Inez: The Life and Times of Inez Milholland (Google eBook)
Inez Milholland was the most glamorous suffragist of the 1910s and a fearless crusader for women's rights. Moving in radical circles, she agitated for social change in the prewar years, and she epitomized the independent New Woman of the time. Her death at age 30 while stumping for suffrage in California in 1916 made her the sole martyr of the American suffrage movement. Her death helped inspire two years of militant protests by the National Woman's Party, including the picketing of the White House, which led in 1920 to ratification of the 19th Amendment granting women the right to vote. Lumsden's study of this colorful and influential figure restores to history an important link between the homebound women of the 19th century and the iconoclastic feminists of the 1970s.
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This book is a fair, even-handed report on Inez Milholland's life. Since she is my great-aunt, I have tended like most of her contemporaries (including her father and husband) to put her on a pedestal. Linda Lumsden does not shrink from showing facts about Inez at odds with sainthood status!
However, having just come from the 100th anniversary of the march on Washington on the eve of Woodrow Wilson's inauguration, Inez Milholland's place is made crystal clear. When the suffragists paraded on March 4, 1913, there were fewer than 30 black women in the line of march. With 5,000-8,000 in the parade, that represents roughly half a percent of the marchers. The streets were lined with men who came to ogle the young women on parade - 500,000 of them by one report.
For the 22 young women from Howard University, who a little more than a month earlier had broken away from the socializing Alpha Kappa Alpha sorority to create a sorority dedicated to public service and social activism, this was their first public activity. They were the only black organization to participate in the parade.
It is hard to remember now how badly blacks were treated then. The march organizers - Alice Paul and the rest of the Congressional Committee of NAWSA - were not keen to allow the new sorority to march in the parade. It was embarrassing for southerners to see black women marching in a parade because it reminded them that adding more women voters would add add more black voters and might also remind some of the Jim Crow laws.
Suffragist Mary Church Terrell reported that the Delta Sigma Theta marchers were required to assemble in a segregated area. She also said that "If [Paul] and other white suffragist leaders could get the Anthony Amendment through without enfranchising African American women, they would do so."
Linda Lumsden's book makes clear that however much Inez Milholland may have gone along with racist sentiments in other contexts, she was firm about the participation of Delta Sigma Theta. Milholland was a member of the NAACP - her father John E. Milholland was its founding Treasurer a few years before. Terrell says Milholland insisted the Howard contingent be allowed to march. Emmett Scott, Howard's secretary-treasurer, said Milholland "was unwilling to participate in a parade symbolizing a movement which was not big enough or broad enough to live up to the principles for which it was contending." (See Inez, p. 91, accessible via books.google.com - here - http://bit.ly/YriaZZ.)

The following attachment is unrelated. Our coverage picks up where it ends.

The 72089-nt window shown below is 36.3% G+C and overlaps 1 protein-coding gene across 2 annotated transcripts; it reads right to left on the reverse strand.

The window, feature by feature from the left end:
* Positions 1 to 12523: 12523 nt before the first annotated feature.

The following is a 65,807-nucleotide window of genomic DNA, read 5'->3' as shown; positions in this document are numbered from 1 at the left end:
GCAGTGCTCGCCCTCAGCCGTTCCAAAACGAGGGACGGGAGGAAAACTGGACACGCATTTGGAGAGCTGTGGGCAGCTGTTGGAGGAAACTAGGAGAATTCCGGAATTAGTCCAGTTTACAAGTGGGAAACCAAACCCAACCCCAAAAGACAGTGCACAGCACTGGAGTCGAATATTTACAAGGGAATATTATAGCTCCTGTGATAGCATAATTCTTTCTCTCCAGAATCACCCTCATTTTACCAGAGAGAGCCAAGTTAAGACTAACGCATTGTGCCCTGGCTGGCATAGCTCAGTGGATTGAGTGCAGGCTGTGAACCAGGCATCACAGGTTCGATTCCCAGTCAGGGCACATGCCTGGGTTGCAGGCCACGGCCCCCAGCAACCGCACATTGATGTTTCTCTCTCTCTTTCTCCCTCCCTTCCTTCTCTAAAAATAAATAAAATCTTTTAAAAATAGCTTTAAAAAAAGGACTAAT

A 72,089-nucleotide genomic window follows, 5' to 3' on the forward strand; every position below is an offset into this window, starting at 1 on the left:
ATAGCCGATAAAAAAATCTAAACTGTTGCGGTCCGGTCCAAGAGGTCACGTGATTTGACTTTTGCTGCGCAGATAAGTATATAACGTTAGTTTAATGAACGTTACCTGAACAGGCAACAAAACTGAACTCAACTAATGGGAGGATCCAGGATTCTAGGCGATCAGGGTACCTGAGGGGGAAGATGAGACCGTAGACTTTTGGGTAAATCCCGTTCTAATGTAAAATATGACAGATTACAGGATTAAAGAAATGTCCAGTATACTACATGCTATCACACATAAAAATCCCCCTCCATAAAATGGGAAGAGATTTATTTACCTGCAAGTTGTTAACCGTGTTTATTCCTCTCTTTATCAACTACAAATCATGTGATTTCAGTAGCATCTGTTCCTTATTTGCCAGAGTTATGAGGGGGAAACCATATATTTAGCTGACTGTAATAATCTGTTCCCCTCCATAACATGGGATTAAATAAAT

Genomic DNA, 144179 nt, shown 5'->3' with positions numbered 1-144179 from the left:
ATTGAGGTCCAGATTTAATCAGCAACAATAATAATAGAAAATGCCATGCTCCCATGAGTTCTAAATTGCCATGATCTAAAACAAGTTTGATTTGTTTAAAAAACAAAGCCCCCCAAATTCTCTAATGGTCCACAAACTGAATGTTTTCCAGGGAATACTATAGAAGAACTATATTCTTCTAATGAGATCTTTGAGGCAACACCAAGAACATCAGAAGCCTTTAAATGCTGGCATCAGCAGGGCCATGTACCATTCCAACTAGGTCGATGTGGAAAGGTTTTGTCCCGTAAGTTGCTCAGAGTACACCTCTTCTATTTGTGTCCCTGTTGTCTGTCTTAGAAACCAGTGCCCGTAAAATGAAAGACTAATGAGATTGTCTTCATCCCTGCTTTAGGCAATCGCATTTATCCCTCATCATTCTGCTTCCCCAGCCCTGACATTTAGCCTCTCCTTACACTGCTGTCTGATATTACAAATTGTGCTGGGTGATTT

Alice Paul had already featured Inez Milholland as the parade herald. The threat of Inez's withdrawal must have been serious enough to force a concession. But the Congressional Committee apparently decided to move the Howard University contingent to the back of the parade.
Well, on the 100th anniversary march, the complexion of the parade was very much different. This time Delta Sigma Theta mustered, they reported, 20,000 marchers to be in Washington for the Centennial parade, out of their world-wide membership of 300,000. This time, 100 years later, this one sorority must have been 90 percent or more of the parade. The parade was scheduled to start at 9:30 am on Sunday but by the time the Deltas assembled at the foot of the Capitol were emptied out and other groups started to march it was 10:45 am.
The women's groups were there, some in suffragist costume, but they were few in number. I saw just a couple dozen each from the League of Women Voters (successor to NAWSA), the National Woman's Party (successor to the breakaway Congressional Committee of NAWSA), the National Organization of Women, the Turning Point Suffragist Memorial Committee. It was good to see all these worthy women (and some men) there, but Inez's insistence that the Deltas be in the march was an eye-opener for me.
Thank you for the biography, Linda Lumsden.
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My Hero : Library
Inez: The Life and Times of Inez Milholland by Linda J. Lumsden ISBN: 0253344182 MY HERO recommends this book to adult readers. ...
myhero.com/ readingroom/ retrieve.asp?id=936
Inez Milholland - Vassar College Encyclopedia
Lumsden, Linda J. Inez: The Life and Times of Inez Milholland. Bloomington, Indiana: Indiana University Press. 2004. ...
vcencyclopedia.vassar.edu/ index.php/ Inez_Milholland
Talking History Archive: July - December 2004
... at Western Kentucky University and the author of the recently published Inez: The Life and Times of Inez Milholland (Indiana University Press, 2004). ...
www.albany.edu/ talkinghistory/ arch2004july-december.html
Elizabeth Cady Stanton Luncheon , Women's Center — University of ...
Her most recent book, Inez: The Life and Times of Inez Milholland, is the definitive biography of suffragist Inez Milholland, a contemporary of Alice Paul. ...
louisville.edu/ womenscenter/ events/ document.2007-09-17.4193390485